He creates 16 extra points a game simply due to his passing ability. Assists have historically been generated primarily by the backcourt – especially the point guard – so having a center that can facilitate the ball in such a way adds an entirely new dynamic to the offense.

Jokic’s second game of the season against the Phoenix Suns was the stuff of legends. He scored 35 points on 100 percent shooting from the field on 11 shots, in addition to grabbing 11 rebounds and dishing out 11 assists to round out the cleanest triple-double since Wilt Chamberlain. Just for fun, he also nabbed four steals and decided to not turn the ball over once. The only blemish was going 10-for-11 from the charity stripe. Jokic won’t have games like this every night, and it’s somewhat important to note that this was against the struggling Suns, but one thing is certain – not many players in the league today can do what Jokic did on that night.

It is not too soon to say that this could be Nikola Jokic’s first year as a Western Conference All-Star. Other elite bigs that he’ll be competing with in the west include Karl Anthony-Towns, Anthony Davis, Rudy Gobert, DeAndre Jordan, LaMarcus Aldridge and Draymond Green, just to name a few. Looking at the list, the only player that one could say is actually better than Jokic would be Davis. Sure there is plenty of talent there, but to say anyone else on that list is completely superior to Jokic is highly arguable. With Cousins missing significant time before the All-Star break, Jokic could conceivably play his way into the starting five on All-Star night.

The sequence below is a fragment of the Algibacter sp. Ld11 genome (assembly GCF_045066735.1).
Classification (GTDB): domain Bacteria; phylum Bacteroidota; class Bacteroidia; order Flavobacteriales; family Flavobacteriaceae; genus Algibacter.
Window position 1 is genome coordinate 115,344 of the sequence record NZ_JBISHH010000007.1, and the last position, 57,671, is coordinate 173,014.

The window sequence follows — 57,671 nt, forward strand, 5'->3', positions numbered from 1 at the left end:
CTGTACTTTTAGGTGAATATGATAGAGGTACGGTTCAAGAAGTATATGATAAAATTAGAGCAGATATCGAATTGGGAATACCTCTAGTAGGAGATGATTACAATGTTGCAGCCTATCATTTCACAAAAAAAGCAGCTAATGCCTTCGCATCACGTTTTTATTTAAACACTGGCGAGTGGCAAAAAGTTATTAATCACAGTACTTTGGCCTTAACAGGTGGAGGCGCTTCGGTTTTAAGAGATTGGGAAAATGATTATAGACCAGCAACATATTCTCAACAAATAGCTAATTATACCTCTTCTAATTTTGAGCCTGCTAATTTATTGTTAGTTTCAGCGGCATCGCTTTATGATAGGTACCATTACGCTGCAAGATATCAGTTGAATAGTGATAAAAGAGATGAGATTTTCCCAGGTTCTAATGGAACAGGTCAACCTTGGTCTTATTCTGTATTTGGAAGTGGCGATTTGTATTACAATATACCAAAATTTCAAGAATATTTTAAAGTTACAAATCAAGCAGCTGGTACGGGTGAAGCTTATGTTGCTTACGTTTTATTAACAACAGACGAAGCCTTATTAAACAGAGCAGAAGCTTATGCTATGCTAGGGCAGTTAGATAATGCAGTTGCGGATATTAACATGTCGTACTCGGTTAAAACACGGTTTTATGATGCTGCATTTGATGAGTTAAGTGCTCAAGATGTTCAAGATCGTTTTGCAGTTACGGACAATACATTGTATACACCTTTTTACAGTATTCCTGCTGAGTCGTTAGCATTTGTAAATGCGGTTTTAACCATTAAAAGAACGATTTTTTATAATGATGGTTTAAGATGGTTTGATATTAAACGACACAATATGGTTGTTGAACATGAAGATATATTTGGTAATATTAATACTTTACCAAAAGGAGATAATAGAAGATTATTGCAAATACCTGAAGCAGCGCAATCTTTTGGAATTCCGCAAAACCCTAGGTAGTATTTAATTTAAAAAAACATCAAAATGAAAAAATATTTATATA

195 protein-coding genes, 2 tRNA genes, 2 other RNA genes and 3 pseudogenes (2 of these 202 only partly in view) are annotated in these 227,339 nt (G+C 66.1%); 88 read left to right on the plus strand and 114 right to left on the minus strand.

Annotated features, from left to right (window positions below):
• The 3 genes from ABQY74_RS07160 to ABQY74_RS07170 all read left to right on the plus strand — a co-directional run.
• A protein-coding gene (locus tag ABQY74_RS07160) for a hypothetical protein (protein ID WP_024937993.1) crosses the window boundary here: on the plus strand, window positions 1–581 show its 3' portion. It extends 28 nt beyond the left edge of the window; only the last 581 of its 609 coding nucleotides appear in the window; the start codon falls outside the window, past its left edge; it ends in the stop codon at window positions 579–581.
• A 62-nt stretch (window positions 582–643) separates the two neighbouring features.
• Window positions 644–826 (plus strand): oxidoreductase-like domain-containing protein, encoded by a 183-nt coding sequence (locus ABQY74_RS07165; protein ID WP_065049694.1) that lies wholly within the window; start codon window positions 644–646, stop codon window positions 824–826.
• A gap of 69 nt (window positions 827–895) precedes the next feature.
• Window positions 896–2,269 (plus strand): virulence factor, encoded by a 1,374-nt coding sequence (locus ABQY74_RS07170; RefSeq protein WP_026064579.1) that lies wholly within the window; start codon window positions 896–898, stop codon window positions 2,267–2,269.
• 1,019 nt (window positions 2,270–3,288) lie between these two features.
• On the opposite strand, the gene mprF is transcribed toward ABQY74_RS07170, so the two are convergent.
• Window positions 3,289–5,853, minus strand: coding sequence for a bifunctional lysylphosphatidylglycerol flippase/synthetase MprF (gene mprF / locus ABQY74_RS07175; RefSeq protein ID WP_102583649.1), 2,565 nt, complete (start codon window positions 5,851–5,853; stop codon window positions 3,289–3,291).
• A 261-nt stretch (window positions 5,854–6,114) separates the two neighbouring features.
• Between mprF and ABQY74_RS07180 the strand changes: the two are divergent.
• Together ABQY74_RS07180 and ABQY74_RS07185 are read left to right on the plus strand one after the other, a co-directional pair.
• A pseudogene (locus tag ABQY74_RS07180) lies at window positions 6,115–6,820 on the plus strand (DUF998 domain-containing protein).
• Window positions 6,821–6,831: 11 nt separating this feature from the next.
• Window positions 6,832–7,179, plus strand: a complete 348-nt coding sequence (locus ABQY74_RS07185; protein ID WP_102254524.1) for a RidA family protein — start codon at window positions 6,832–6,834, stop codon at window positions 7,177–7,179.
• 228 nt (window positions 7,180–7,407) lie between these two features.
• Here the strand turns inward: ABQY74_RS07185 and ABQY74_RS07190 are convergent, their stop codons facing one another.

Alas, the season is incredibly young, and there is still plenty of time for his game to level out. On the other hand, it is still early on in his bright career, only entering his fourth season. He’s improved his traditional splits season by season in just about every category since he entered the league, so there isn’t really any reason to suspect his numbers won’t continue to improve.

Nuggets head coach Michael Malone seems to be putting Jokic in the best position to succeed defensively. His lack of NBA-level athleticism certainly hurts his ability to protect the rim, but with the right scheme, he’s long enough and has a keen-enough basketball IQ to be a plus on D. If his defense continues to develop as nicely as his offensive game has, he’ll blossom into an elite two-way center – maybe even the best in the league.

This is the year the general NBA fanbase will take note of Jokic’s talents. He has proven in his young career that he’s able to dominate in various advanced statistics, but his almost lethargic approach to the game has kept many average fans at bay. As soon as the Nuggets start to pile up the W’s, Jokic will begin to get the love that he has well-merited for quite some time.

The Nuggets missed out on last year’s field of 16 in the NBA playoffs, so Jokic and company still have a lot to prove. If he continues to perform at this elite-level – night in and night out – Denver not only has a chance to make the playoffs, but to generate significant buzz deep into a postseason run.

Jordan Hicks is an NBA writer based out of Salt Lake City. He is a former college athlete and varsity sports official. Find him on Twitter @JordanHicksNBA.